R1155A Ser. No. 40696 (cont/)

The tuning scale has cleaned up nicely and an authentic pencil-strip has been fitted. The dubious AF/RF gain control knob has been changed for a genuine one and all the missing labels are now in place. One thing that I have noticed on this receiver is that the band-change knob is permanently slightly out by more than one tooth on the bevel gears. This implies that the hole that has been drilled through the shaft, that holds the pin for aligning the knob, is lightly out. A quaint peculiarity maybe? I still don’t have the pillars and metal strap for securing the Jones connectors, but that really isn’t an issue. Alignment and testing was largely straightforward and uneventful. The radio worked first time ... The moment it was switched on! When I stripped the coil-box and released the cores in the many inductors, I made a note of where the end of the core was in relation to the rear wall of the coil-box. Then when I refitted the core, I was able to screw it back in to (almost) the same position. The only unexpected problem that arose was that the two ceramic trimmers that adjust the high end of bands 1 and 2 had seized. These were replaced with the same two trimmers from the salvaged coil-box. Apart from that, alignment went as per the book with minimal adjustment required. The R1155 was never intended for resolving SSB. On my AD8882B, I have the BFO set for resolving LSB on 3.5MHz and 7MHz. However, on this R1155A, I found that very strong LSB signals on 7MHz were ‘impossible’ to resolve, whilst moderate SSB signals on both 7MHz and 14MHz were resolvable for the same BFO setting. This had me scratching my head to the point that I carefully measured the LO frequency to ensure that I had not tuned it to the ‘image’ (RF - IF as opposed to RF + IF). The Local Oscillator was indeed set correctly on both bands. The BFO was working fine but I was getting the impression that I was not able to bring the actual 280KHz (IF/2) signal low enough in frequency even when the tuning capacitor was fully meshed ... And when I attempted to adjust the inductor in the BFO, the top of the ferrite core came away! I compensated for this by paralleling a small Silvered Mica capacitor (39pF) across the tuning capacitor. This enabled me to bring the frequency lower but I still had problems with very strong LSB signals on 7MHz. However, you have to bear in mind that the R1155 is NOT a modern top of the line contest-winning HF receiver with narrow brick-wall IF filters. There was an HF contest on at the time and it’s at times like these that folk tend to turn the ‘wick’ right up on their PAs, so that would explain the proliferation of very strong signals. I also found that with very careful tuning, I could in fact resolve these strong stations. I also noticed that the fine control on the Type-35 tuning mechanism is actually coarser than the older Type-13 mechanism that my AD8882B has and I am accustomed to, and this was probably why I was finding it difficult to resolve the signals. There is also a small amount of back-lash on the Type 35 mechanisms, and that didn’t help either. All-in-all, I am very happy with this restoration. Another R1155 has been brought back to life complete with fully functional Direction Finding circuitry ... Next on the list ... The accompanying T1154!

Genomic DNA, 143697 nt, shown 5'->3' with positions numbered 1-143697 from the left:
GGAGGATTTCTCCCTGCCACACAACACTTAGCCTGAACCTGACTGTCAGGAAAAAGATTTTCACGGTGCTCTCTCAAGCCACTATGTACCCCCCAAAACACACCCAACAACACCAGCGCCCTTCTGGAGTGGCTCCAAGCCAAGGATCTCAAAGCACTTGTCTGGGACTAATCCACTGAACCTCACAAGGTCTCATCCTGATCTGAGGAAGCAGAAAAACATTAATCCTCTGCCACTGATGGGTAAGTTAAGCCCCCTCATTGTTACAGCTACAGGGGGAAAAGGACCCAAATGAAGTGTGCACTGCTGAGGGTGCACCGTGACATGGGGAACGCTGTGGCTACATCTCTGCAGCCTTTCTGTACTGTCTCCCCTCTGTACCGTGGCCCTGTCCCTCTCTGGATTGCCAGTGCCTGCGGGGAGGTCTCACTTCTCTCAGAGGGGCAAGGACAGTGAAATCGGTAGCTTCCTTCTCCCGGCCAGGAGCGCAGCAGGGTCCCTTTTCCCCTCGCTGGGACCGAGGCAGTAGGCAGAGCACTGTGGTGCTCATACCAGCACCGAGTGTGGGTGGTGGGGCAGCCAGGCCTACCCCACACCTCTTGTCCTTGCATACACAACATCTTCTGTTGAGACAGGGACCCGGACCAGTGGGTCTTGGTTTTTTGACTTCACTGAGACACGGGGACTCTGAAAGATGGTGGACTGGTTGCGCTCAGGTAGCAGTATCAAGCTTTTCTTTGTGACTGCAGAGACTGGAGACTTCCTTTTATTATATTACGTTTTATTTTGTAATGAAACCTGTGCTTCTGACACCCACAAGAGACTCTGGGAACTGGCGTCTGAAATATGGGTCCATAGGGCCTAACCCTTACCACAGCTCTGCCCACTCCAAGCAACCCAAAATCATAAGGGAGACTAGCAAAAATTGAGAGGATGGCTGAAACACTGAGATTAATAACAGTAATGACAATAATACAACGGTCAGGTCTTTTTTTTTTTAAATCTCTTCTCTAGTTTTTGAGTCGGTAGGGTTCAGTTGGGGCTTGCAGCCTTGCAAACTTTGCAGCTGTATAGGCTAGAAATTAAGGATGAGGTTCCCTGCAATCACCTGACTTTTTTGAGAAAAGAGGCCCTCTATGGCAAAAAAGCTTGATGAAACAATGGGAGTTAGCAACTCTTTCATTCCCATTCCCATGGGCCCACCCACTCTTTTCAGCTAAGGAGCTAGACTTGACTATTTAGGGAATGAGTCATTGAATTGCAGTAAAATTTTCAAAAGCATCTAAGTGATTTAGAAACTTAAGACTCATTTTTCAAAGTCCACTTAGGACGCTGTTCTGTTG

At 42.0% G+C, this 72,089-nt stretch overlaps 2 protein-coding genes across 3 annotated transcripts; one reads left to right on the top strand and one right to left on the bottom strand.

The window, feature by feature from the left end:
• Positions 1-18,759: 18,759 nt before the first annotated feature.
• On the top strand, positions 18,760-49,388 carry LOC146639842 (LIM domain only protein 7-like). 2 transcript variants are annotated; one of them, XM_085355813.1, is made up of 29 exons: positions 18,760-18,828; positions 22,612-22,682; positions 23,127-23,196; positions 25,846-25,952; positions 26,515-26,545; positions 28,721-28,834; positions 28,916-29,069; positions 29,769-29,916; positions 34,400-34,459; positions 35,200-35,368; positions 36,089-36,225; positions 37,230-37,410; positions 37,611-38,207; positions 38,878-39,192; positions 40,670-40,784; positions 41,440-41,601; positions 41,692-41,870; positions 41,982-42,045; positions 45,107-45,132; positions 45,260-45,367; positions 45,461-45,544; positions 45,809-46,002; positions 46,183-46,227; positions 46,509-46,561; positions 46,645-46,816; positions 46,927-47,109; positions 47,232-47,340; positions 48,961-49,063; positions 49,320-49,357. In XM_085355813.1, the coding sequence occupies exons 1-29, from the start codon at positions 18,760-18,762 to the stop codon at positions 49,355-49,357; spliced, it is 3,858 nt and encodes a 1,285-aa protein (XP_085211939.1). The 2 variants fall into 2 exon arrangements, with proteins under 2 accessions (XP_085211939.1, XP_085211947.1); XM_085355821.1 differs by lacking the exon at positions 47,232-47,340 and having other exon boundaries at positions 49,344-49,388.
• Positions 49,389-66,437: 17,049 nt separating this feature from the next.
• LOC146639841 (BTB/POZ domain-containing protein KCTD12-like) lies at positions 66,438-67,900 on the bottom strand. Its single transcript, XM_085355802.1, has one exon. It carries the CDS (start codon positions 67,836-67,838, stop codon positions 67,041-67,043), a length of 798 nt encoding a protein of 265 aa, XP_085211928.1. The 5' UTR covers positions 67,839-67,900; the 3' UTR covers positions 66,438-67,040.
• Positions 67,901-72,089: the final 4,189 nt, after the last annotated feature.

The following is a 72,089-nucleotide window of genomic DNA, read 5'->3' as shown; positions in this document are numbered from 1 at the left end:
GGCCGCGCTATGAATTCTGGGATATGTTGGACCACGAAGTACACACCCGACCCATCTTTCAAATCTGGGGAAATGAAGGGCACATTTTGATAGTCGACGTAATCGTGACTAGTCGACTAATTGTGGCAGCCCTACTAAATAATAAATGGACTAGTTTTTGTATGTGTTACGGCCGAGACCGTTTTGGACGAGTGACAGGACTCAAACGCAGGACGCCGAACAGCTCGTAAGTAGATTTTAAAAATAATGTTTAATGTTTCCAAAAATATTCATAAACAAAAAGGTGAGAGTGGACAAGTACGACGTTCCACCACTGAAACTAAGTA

The finished R1155A.